Recently, advances have been made to develop novel technologies that would allow metabolic labeling and isolation of nascent nucleic acid. Copper catalyzed azide-alkyne cyclo-addition CuAAC) also known as “click” reaction (Rostovtsev et al., 2002; Kolb et al., 2001) enables efficient conjugation of azide containing molecules to ethynyl labeled nucleic acids both in vitro (Paredes and Das, 2010; Gramlich et al., 2008) and in vivo (Salic and Mitchison, 2008). Alternatively, these labeled nucleotides can further be selectively enriched via affinity purification through biotin-streptavidin interactions. Using this approach, a few groups have recently developed techniques similar to the one described here to analyze nascent chromatin. Sirbu et. al., labeled replicated DNA with EdU and tagged nascent DNA with a biotinylated azide probe using click chemistry. This technology, called iPOND (isolation of protein on nascent DNA), was shown to successfully isolate newly replicated chromatin and associated proteins, both at the replication fork and upon DNA damage response (Sirbu et al., 2011). In parallel, Dm-ChP (DNA mediated chromatin pull-down) was established as a protocol to isolate nascent chromatin (Kliszczak et al., 2011). Finally, pre-biotinylated dUTP was introduced into permeabilized cells during replication to label and isolate newly replicated chromatin (Alabert et al., 2014). These protocols hold the potential to study not only replication fork and DNA damage response but also chromatin maturation behind the replication fork more thoroughly. Expansion of these protocols in combination with other chromatin-based protocols such as chromatin immuno precipitation will provide a better understanding of complex questions such as cellular memory and epigenetic inheritance in development and disease.

Critical Parameters

Click Efficiency

The basic CuAAC reaction requires copper ions at +1 oxidation state. Instead of using Cu(I) salts such as cuprous bromide or iodide, Cu(II)-salts such as copperII sulfate (CuSO4) reduced to Cu(I) by ascorbic acid during the reaction is preferred to avoid undesired byproducts (Rostovtsev et al., 2002). Sodium ascorbate not only allows safer reactive copper but also extends the half-life of the reactive Cu(I) state in the reaction. It is crucial to maintain higher Cu(I) levels longer during the reaction for high click efficiency. Using at least 5 fold excess ascorbate over copper II salt is important for maintaining required +1 oxidation state of copper and hence the reaction efficiency. Importantly, sodium ascorbate needs to be prepared fresh.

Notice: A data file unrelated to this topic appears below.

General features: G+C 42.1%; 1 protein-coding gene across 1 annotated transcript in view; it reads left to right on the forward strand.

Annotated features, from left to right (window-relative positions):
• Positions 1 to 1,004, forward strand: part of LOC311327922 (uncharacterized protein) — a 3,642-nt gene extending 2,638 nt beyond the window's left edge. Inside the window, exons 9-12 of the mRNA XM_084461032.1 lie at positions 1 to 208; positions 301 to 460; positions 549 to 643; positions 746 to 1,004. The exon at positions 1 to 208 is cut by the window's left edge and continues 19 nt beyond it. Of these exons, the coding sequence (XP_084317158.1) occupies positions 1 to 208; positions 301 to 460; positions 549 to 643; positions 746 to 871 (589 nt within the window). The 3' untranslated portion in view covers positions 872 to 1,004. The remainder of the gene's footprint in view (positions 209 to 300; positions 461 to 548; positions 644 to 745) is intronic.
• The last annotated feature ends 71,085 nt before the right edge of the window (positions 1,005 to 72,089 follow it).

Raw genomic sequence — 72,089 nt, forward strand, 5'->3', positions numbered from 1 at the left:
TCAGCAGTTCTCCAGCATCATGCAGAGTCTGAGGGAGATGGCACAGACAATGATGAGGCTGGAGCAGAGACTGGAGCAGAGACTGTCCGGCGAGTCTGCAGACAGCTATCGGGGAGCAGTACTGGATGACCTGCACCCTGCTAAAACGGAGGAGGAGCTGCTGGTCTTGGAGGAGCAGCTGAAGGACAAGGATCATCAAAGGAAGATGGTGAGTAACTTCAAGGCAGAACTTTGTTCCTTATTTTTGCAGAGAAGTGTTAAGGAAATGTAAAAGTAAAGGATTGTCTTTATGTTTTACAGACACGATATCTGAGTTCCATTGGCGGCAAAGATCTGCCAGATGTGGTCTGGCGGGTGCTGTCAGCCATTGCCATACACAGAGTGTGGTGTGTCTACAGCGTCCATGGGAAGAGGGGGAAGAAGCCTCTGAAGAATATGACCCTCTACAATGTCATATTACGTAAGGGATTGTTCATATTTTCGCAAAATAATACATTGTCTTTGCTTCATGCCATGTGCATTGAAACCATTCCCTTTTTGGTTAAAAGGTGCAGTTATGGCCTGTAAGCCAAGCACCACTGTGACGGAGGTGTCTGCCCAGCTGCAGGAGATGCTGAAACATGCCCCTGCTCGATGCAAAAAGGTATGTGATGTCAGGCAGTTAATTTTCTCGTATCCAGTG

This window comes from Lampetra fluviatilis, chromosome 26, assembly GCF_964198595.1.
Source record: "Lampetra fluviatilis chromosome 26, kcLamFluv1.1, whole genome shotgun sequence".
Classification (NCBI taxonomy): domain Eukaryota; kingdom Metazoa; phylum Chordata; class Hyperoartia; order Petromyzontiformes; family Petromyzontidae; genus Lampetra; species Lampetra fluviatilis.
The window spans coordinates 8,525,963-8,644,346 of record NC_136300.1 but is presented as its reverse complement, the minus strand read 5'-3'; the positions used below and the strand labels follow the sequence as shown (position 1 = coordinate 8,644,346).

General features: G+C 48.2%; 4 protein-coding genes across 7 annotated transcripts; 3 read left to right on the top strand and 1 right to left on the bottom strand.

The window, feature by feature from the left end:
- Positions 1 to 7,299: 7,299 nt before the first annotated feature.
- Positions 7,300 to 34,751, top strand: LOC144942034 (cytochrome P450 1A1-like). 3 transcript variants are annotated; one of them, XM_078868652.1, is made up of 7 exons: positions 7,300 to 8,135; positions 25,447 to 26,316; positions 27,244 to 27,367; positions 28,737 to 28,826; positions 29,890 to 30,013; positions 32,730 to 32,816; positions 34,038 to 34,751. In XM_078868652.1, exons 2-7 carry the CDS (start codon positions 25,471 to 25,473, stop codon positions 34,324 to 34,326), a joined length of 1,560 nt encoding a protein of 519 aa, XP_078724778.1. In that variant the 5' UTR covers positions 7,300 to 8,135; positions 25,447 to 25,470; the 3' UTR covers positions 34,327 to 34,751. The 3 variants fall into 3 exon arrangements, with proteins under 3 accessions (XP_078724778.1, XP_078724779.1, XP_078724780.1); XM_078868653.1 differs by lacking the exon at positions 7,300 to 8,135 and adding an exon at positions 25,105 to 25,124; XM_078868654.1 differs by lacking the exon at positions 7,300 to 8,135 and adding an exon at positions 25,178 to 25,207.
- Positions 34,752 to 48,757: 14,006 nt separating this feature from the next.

If the reaction is done on whole cells rather then cell nuclei, the permeabilization step is important to ensure an efficient click reaction.

Sonication Efficiency

Sonication efficiency is important to avoid non-specific pull down of non-nascent DNA fragments and associated factors. On the other hand, over shearing of the chromatin should also be avoided, to prevent disruption of chromatin composition. We recommend an average fragment size of 500bp–800bps.

Control Samples

Processing −EdU samples prepared in parallel with +EdU samples for the same stages of S phase analyzed is an important control for biotinylation specificity. In addition, another useful negative control is to have the exact same reaction for each sample, with the exception of the biotin azide component, to assess pull-down specificity. The PanH3 antibody is not only a good readout for pull-down specificity but also serve as an appropriate loading control to compare +EdU samples.


After the streptavidin pull-down step −Biotin azide or −EdU samples should not produce any detectible bands. Detection of any protein from these samples suggests a non-specific pull down or false positive. The bead blocking step and/or wash steps can be extended to minimize any nonspecific pull down. Extended bead sample incubation increases background drastically and should be avoided.

In our hands, boiling samples longer than 20 minutes increases the degradation of particularly high molecular weight proteins and should be avoided.

Anticipated Results

This protocol allows the isolation of nascent chromatin at the desired stages of the cell cycle either at the replication fork itself or behind it, depending on the experimental design. Following the nascent chromatin pull down, Western blot can be used to assess the association of the protein of interest with the daughter strand. When studying the replication fork itself, short pulses of EdU and blotting for replication fork specific proteins such as PCNA and/or CAF1 can be used as positive control. If nucleosome assembly behind the replication fork is of interest, post-translational modifications specific to newly synthesized histones such as H4K5 or H4K12 deacetylation may be used (Sirbu et al., 2011).

Time Considerations

Cell cycle synchronization, EdU labeling and sample collection can be done in total of 2 days. Click reaction on permeabilized cells and solubilizing cytoplasmic components fallowed by the cell lysis and sonication requires 5–6 hours. Pull-down of biotinylated samples with streptavidin beads and elution step takes about 2 hours. Then protein of interest can be examined in nascent chromatin pull down eluate with Western blotting, 1 day.


Ozlem Yildirim is an HHMI Fellow of The Damon Runyon Cancer Research Foundation (DRG-2156-13). Authors would like to acknowledge Kingston Lab members for stimulating discussions; particularly, Dr. Aaron Plys and Dr. Patrick Schorderet for critical reading during the preparation of the manuscript. REK acknowledges NIH funding (GM48405).